These characteristics also make vinyl a sought-after material for home construction and renovations projects, including siding and wallcovering. Flooring is likely its most notable residential use, and is a perfect choice for homeowners looking for a durable, low-maintenance and attractive material at a reasonable price.
Vinyl’s water-resistant (and in some forms, 100 percent waterproof) feature is a selling point for those in need of bathroom, laundry room and kitchen flooring. Vinyl has definitely come a long way in the style department with its endless colours and patterns, which means it can be matched to any décor.
Core and Design – The Inner Layers of Vinyl FlooringVinyl flooring is made up of several layers, all of which have an important part to play in the performance and appearance of the overall product.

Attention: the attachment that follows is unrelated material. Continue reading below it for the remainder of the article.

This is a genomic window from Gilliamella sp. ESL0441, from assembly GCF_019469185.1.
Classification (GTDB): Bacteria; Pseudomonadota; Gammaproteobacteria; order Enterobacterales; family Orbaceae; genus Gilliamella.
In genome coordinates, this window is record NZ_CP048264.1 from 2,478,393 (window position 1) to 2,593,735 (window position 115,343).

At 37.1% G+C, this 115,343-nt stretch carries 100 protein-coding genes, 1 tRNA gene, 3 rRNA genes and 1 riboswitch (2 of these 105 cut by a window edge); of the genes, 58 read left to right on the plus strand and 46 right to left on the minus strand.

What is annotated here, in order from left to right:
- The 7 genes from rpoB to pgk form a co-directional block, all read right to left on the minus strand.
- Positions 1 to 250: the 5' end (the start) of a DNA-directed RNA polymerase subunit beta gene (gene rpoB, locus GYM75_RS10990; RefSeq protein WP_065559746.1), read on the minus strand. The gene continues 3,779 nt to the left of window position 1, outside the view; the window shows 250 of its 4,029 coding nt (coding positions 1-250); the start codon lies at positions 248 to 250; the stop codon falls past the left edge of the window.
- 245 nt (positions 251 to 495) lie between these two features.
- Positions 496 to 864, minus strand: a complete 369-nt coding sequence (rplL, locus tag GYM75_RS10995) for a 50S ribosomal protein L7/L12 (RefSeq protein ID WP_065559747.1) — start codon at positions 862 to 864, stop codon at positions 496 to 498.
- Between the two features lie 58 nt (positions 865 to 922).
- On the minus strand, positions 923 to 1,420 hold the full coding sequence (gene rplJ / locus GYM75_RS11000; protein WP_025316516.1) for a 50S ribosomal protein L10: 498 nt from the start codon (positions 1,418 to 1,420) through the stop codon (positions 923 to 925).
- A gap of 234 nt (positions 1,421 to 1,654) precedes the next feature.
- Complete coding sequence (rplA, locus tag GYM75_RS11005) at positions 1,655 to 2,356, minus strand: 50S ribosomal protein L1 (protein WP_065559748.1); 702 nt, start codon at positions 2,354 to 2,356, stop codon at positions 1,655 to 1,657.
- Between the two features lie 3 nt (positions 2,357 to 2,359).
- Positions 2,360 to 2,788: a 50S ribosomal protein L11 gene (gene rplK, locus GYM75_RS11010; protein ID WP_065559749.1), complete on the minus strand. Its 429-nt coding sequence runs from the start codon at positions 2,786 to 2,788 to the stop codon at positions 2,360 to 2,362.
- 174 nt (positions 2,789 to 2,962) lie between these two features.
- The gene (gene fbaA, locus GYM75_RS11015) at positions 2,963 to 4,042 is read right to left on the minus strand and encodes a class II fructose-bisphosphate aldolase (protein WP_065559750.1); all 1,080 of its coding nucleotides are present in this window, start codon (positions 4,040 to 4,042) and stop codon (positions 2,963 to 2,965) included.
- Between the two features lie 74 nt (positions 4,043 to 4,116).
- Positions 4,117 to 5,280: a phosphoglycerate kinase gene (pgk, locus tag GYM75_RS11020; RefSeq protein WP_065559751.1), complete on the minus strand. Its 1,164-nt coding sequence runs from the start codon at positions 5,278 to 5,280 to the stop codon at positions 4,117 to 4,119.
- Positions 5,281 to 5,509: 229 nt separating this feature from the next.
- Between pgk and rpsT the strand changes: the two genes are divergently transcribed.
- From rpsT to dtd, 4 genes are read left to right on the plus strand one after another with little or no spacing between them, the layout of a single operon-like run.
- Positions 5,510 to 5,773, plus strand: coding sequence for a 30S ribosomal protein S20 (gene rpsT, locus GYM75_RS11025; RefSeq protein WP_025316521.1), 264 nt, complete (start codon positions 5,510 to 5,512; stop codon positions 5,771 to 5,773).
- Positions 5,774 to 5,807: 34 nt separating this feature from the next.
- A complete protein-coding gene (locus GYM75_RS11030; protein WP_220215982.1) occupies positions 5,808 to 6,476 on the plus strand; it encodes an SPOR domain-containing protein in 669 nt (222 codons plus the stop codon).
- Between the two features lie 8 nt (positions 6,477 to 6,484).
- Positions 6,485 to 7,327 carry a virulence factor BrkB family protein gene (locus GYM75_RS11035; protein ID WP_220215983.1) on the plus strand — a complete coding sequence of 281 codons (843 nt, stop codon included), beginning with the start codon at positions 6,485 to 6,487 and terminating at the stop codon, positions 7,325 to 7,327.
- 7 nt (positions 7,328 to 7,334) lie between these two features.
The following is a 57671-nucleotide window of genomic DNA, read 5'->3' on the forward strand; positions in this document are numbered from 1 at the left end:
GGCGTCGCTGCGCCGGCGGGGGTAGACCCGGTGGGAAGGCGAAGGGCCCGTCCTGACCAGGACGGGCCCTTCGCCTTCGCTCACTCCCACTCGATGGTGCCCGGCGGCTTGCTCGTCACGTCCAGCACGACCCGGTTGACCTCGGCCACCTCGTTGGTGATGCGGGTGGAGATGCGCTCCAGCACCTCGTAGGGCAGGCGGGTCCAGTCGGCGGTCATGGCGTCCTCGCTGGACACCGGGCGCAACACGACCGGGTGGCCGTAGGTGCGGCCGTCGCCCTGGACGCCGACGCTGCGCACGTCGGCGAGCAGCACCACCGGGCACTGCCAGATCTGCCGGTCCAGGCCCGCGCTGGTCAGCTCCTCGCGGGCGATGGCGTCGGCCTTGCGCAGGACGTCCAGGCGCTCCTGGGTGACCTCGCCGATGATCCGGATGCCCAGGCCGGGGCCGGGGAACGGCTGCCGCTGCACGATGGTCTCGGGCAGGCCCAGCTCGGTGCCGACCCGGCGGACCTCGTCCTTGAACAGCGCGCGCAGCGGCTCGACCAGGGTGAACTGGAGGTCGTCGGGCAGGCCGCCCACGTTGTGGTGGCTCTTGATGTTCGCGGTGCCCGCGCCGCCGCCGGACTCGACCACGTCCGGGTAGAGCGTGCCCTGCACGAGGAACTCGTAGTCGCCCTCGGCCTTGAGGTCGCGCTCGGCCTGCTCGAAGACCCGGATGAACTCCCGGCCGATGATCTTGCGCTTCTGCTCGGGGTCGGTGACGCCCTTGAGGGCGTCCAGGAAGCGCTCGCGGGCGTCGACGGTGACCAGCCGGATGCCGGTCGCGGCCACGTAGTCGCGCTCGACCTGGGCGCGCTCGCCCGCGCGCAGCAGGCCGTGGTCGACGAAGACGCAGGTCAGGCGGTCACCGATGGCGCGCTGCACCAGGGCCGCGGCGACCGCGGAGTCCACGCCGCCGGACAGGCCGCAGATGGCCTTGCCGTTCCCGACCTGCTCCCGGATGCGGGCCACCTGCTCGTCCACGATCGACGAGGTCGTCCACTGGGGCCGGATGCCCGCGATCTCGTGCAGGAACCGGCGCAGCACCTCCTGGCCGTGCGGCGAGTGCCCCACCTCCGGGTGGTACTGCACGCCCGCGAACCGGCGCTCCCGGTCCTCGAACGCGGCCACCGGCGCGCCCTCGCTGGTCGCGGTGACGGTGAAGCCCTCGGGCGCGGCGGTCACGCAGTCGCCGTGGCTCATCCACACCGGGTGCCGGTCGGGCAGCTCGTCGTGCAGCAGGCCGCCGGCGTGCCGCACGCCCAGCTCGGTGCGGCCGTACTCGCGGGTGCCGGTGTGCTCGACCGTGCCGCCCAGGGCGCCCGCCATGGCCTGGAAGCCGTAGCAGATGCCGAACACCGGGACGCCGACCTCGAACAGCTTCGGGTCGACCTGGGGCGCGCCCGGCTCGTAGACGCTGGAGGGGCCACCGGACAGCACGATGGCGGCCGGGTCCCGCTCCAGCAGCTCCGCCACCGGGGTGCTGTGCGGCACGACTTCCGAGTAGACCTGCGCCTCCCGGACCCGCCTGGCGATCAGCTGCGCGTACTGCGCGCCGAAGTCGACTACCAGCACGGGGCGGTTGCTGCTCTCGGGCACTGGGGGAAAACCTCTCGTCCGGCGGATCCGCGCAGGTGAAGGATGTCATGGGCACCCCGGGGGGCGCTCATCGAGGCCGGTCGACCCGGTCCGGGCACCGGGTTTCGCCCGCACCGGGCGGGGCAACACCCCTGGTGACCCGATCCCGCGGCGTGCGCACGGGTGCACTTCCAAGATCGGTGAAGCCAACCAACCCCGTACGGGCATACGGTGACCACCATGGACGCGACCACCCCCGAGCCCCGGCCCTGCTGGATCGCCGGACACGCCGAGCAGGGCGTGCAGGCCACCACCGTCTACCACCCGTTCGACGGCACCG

The first layer is the core of the flooring, and consists of a plastic layer on top of a felt or fiberglass backing. The next layer is where style takes the stage.
With printed vinyl, designs and colours are transferred with a printing process that uses a rotary press, called rotogravure. Patterns are printed directly onto the surface of a vinyl sheet, and can be made to realistically imitate more high-end substances such as hardwood, marble or stone.
Rotogravure is the most commonly used method for residential vinyl flooring due to its impressive visual appeal and cost effectiveness.
On the other hand, colours and patterns become a part of the material with inlaid vinyl, as a colour pattern is injected directly into a vinyl sheet. This process may make the flooring look newer longer, but is more limited in the patterns it can produce.